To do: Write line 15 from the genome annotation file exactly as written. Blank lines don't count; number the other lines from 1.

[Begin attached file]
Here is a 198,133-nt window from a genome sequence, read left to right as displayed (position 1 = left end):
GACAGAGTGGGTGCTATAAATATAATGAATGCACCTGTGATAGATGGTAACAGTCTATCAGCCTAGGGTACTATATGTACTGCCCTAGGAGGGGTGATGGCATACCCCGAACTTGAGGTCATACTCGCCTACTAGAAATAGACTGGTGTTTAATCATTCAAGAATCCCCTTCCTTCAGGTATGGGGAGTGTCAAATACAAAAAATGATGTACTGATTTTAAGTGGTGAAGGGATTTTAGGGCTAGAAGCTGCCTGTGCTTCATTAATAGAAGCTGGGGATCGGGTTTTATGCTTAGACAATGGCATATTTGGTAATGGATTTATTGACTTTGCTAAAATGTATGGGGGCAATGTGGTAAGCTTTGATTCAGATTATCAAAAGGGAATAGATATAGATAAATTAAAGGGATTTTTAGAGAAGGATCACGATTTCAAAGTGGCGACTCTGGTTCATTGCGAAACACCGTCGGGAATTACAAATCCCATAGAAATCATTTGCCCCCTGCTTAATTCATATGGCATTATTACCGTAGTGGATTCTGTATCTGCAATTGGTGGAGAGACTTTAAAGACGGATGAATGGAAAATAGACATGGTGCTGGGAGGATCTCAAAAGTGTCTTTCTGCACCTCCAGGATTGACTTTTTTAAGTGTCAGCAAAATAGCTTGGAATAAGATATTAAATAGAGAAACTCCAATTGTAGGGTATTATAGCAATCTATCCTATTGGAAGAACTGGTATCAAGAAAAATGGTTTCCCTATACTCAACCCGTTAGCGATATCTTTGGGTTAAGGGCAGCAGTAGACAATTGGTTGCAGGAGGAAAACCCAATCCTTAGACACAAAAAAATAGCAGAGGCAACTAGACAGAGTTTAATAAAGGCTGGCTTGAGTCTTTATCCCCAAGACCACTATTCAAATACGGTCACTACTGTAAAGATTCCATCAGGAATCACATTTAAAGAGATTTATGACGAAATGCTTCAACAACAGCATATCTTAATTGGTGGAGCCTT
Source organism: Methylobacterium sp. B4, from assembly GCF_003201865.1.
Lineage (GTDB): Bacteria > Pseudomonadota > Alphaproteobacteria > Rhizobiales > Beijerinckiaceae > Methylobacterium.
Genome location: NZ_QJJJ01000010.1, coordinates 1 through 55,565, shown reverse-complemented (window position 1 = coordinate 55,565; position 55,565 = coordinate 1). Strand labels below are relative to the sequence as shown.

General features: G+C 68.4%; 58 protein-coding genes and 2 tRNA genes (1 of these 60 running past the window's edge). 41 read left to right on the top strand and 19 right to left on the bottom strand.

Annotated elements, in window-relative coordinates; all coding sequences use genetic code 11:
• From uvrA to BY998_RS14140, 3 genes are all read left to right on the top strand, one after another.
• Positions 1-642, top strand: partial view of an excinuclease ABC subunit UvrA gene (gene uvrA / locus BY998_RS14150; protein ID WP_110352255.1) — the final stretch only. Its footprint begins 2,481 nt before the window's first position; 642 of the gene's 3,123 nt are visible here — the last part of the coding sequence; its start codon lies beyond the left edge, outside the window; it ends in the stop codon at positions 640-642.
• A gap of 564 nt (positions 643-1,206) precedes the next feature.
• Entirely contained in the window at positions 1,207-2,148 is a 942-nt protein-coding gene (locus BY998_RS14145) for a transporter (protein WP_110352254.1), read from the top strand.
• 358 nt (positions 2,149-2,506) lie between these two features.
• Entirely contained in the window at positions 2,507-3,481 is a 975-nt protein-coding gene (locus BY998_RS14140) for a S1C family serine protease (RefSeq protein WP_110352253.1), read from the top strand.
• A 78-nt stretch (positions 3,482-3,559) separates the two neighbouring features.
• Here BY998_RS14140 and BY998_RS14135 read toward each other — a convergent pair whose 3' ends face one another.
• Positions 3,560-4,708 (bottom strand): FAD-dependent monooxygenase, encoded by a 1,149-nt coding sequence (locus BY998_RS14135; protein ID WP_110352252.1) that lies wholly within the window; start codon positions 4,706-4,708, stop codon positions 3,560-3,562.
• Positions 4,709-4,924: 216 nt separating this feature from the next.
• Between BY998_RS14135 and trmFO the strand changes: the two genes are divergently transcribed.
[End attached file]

• Here BY998_RS14140 and BY998_RS14135 read toward each other — a convergent pair whose 3' ends face one another.